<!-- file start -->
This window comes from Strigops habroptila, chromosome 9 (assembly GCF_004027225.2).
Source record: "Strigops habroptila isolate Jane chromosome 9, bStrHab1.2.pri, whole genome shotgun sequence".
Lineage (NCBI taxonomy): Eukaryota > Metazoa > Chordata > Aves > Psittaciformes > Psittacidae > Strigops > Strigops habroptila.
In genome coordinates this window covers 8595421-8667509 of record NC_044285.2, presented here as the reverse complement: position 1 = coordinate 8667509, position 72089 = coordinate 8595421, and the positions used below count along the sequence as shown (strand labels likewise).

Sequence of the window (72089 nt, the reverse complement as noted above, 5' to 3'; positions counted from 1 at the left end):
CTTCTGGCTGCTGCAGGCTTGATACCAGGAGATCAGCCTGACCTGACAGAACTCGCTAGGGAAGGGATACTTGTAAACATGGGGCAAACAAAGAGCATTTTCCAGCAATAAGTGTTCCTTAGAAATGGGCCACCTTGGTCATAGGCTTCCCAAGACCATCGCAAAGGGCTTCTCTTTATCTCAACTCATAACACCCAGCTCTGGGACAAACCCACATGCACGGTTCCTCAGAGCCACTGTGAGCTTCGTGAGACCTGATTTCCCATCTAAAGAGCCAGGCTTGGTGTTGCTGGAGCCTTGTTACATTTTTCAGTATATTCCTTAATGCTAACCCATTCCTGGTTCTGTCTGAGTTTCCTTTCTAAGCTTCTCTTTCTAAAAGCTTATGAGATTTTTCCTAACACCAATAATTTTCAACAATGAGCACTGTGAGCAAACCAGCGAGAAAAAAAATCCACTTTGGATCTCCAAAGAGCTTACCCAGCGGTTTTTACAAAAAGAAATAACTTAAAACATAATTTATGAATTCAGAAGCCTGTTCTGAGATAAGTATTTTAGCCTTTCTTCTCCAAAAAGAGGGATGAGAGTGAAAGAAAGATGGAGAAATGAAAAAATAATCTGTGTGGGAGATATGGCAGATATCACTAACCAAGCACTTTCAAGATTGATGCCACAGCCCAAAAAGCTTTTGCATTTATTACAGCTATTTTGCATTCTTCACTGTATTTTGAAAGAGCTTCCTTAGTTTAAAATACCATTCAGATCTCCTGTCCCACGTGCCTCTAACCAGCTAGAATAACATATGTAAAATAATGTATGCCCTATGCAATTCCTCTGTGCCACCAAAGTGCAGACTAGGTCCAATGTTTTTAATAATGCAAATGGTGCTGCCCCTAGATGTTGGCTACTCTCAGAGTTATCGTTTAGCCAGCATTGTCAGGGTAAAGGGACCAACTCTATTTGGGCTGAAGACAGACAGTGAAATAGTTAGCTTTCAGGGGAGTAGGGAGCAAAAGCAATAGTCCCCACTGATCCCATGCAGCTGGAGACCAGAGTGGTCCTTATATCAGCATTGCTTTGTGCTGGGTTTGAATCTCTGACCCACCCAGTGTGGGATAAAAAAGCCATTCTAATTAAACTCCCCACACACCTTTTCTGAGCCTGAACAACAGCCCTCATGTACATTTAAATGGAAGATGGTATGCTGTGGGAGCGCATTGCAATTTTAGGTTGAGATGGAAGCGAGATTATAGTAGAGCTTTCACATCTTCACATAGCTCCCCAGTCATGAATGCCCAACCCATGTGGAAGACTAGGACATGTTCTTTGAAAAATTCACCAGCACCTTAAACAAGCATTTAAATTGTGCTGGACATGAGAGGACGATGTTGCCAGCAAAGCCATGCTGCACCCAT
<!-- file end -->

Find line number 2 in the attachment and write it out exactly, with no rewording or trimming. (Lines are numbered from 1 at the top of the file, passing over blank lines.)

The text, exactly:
Source record: "Strigops habroptila isolate Jane chromosome 9, bStrHab1.2.pri, whole genome shotgun sequence".